Follow up vintage to the 2017 Shiraz, which scored 97 points from James Halliday and had everyone madly seeking out the wares of winemaker Matt East (but given the tiny-make, it was almost a fools quest!)
Once again Matt and the winemaking guru's behind Rouleur (Paul 'Carps' Carpenter at Wirra Wirra lends a hand where he can) have delivered a stunning rendition of the modern McVale Shiraz... all crunchy tannins, raspberry acidity and bright, almost floral aromatics. Working with 40% wholebunch fruit, and picked marginally earlier from a dry-grown vineyard in Blewitt Springs (the alcohol sits at 13.4%, more akin to the Adelaide Hills) this wine has a refreshing, sappy quality that speaks volumes of the winemaking talent here. It delivers generosity and intensity, but not in jam-packed fruit weight, moreso in the overall sum-of-its qualitative parts.
I will leave it to Andrew Graham of the ozwinereview.com.au who summed it up best when answering his own rhetorical question:
'Would I buy it? In a second. I've told Matt before that his wines are too cheap, and here's another example'
"Our 2018 Shiraz hails from a single, dry-grown vineyard in Blewitt Springs, McLaren Vale.
Expertly farmed and managed, the elevated Springs Hill site tracks a regionally cooler path on soils consisting of maslin sand over ironstone clay and gravels. The fruit from here is consistent in quality and provides us wine with intensity and flavour wrapped around fine structural bones.
In vintage 2018 we opted to handpick early with the aim of capturing brightness and vitality, avoiding any dried-out or raisined fruit character that can result from too much ‘hang time’ in the South Australian heat.
At the winery we meticulously handsorted bunches before processing. Up to 40% of fruit was tipped straight into an open top fermenter as whole bunches and footstomped, whilst the remainder was gently destemmed into it’s own pot for fermentation.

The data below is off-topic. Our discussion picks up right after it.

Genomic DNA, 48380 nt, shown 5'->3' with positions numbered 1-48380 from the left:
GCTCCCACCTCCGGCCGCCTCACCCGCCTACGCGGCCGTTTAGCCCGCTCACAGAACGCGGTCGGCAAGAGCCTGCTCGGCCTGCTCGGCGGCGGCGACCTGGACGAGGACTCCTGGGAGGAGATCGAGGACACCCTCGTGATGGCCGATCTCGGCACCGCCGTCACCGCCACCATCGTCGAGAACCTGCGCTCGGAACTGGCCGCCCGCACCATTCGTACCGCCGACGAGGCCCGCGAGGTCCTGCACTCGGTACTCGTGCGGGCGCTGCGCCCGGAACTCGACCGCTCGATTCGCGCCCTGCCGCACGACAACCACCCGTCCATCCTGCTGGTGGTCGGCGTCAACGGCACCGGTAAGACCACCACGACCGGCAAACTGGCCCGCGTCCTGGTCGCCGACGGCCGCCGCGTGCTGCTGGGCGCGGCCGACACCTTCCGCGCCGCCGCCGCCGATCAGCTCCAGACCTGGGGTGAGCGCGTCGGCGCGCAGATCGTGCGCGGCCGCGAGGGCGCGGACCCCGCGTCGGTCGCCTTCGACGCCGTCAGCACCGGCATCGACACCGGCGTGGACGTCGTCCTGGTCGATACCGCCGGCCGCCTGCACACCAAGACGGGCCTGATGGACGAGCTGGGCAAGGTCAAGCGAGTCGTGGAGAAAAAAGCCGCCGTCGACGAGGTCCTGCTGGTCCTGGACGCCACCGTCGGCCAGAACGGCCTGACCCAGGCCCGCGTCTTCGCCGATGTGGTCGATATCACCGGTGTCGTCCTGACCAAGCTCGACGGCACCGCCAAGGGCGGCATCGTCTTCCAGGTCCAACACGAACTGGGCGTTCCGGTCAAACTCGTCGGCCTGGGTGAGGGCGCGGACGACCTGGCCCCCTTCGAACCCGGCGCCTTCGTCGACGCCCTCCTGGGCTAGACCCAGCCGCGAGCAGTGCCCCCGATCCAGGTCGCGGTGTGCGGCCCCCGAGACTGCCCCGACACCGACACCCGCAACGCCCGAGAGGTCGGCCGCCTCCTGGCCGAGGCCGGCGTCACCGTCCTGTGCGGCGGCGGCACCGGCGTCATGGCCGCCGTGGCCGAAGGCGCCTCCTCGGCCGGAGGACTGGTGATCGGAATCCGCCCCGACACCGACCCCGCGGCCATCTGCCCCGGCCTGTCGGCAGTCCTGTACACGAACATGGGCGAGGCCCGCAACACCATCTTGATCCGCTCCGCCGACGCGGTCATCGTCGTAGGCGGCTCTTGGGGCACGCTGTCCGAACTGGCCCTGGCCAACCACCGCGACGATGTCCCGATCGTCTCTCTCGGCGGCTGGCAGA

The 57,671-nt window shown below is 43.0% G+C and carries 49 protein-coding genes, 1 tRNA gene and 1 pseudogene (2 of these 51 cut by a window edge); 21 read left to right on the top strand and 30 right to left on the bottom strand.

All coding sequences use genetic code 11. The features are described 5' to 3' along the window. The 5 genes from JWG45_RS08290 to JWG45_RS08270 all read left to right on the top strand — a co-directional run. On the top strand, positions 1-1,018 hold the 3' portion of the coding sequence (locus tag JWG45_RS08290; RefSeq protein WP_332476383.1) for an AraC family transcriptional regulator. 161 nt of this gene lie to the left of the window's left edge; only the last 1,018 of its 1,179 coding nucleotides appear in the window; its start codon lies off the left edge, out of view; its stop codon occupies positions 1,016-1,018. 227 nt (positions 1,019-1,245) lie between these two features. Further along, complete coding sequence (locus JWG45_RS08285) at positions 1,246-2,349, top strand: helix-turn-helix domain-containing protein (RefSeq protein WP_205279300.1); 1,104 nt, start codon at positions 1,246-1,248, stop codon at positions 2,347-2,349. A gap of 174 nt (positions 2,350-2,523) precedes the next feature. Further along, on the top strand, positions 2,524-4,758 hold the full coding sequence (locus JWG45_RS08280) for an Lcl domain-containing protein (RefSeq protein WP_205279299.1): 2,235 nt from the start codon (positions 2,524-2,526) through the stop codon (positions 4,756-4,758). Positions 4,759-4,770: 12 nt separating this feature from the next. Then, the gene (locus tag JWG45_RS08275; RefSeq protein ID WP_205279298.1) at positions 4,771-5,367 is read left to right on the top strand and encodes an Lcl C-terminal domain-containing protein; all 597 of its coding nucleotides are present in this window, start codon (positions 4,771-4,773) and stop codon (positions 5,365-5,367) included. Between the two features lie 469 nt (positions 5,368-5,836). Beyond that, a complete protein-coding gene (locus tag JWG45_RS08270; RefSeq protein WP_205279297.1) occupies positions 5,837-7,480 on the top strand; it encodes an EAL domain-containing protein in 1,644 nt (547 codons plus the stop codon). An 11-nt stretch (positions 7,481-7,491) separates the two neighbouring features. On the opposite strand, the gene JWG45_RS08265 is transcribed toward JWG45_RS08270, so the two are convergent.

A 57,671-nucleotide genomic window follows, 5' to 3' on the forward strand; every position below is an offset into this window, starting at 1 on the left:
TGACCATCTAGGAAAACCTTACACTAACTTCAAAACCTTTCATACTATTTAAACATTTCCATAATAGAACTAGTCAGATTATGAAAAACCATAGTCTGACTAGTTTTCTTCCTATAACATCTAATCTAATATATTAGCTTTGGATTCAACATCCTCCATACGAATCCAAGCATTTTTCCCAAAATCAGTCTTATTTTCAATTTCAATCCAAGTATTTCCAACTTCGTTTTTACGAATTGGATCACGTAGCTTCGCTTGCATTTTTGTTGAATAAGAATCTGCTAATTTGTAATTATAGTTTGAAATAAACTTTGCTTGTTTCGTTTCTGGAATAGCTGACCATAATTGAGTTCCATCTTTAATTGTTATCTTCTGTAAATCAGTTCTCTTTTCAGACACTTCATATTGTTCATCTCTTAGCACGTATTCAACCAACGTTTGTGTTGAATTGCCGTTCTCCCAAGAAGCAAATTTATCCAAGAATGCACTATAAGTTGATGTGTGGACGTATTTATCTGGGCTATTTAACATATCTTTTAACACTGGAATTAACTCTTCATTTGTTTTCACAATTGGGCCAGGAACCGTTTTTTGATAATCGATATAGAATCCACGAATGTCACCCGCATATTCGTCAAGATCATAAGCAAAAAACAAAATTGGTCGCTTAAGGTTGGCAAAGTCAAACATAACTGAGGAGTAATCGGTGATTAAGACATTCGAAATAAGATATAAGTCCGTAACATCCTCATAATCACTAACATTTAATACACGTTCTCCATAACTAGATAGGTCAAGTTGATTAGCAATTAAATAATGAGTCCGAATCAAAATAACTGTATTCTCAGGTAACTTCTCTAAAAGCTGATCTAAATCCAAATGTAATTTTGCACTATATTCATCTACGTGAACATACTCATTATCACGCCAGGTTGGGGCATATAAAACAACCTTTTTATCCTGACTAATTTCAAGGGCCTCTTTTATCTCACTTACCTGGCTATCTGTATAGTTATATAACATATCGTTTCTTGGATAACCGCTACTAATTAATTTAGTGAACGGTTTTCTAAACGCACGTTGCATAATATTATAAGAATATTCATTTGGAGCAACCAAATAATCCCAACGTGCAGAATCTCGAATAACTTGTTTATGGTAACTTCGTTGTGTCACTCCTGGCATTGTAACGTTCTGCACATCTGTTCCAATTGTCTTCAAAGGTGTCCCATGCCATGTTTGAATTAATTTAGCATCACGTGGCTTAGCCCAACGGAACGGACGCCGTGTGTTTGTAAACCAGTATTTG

The whole bunches started fermenting without encouragement and the destemmed pot kicked off naturally after 5 days cold soaking and fermented evenly with irregular pump overs to dryness.
Our destemmed ferment remained on skins (post) for 2 weeks, with daily tasting until the decision to press was made. To avoid picking up any undesired herbal or stemmy characters we opted to press the whole bunch portion warm, draining to tank and once dry, racked to old 500L puncheons for MLF and maturation.
Both parcels were racked off gross lees only once during the winter months and kept separate until blending in tank where the wine was lightly filtered before bottling in February 2019."
Winemaker - Matt East
The 2018 Rouleur Shiraz has violet perfumes, blue and red fruits, tilled earth and complex cardamom spice. Whole bunch tends to drive the fragrance without being dominant or green in any way. With a concentrated core of flavor, our Shiraz is mid-weight but intense. There’s mouth perfume and juicy fruit aplenty, along with spritely acid and sandy edged tannins to finish.
Matt East grew up in the Yarra Valley and worked in the family vineyard from a young age. After nearly 20 years in the wine industry, East set about creating his own wine brand which was based on a promise to his late father some years earlier. Rouleur (roller) was inspired by long rides in the Yarra Valley, where he grew up and his adopted home in McLaren Vale, where he recently worked. Exploring both regions by bike helped East source quality fruit and vineyards in both the Yarra Valley and McLaren Vale. Starting with Pinot Noir from the family’s original Coldstream vineyard, East and winemaker Rob Hall collaborate on three additional wines under the Rouleur label – Chardonnay from the Upper Yarra Valley together with a Grenache and Shiraz both from elevated Blewitt Springs vineyards in McLaren Vale.
ANDREW GRAHAM - OZWINEREVIEW.COM
I think he’s nailed it – a clever McLaren Vale Shiraz with moderation yet great intensity. It weighs in at just 13.4% alcohol, though you’d never call it a light weight at all. Sourced from a single vineyard at Blewitt Springs, there’s 40% whole bunches in the mix and it exclusively sees older oak (more background details here). What I like about this red, and the rest of Matt’s wines is that sense of restraint. Of fruit picked earlier than everyone else, with a reliance on acidity and delicacy rather than weight and extract. This Shiraz is very much in that mode, with this full mid palate but without that tarriness you see in riper Vale Shiraz. In fact, you could close your eyes and this could come across as more Adelaide Hills than the Vale at all. Ultimately this is the sort of McLaren Vale Shiraz that I’d want to drink. Best drinking: Now to ten years plus. 18.5/20, 94/100. Would I buy it? In a second. I’ve told Matt before that his wines are too cheap, and here’s another example.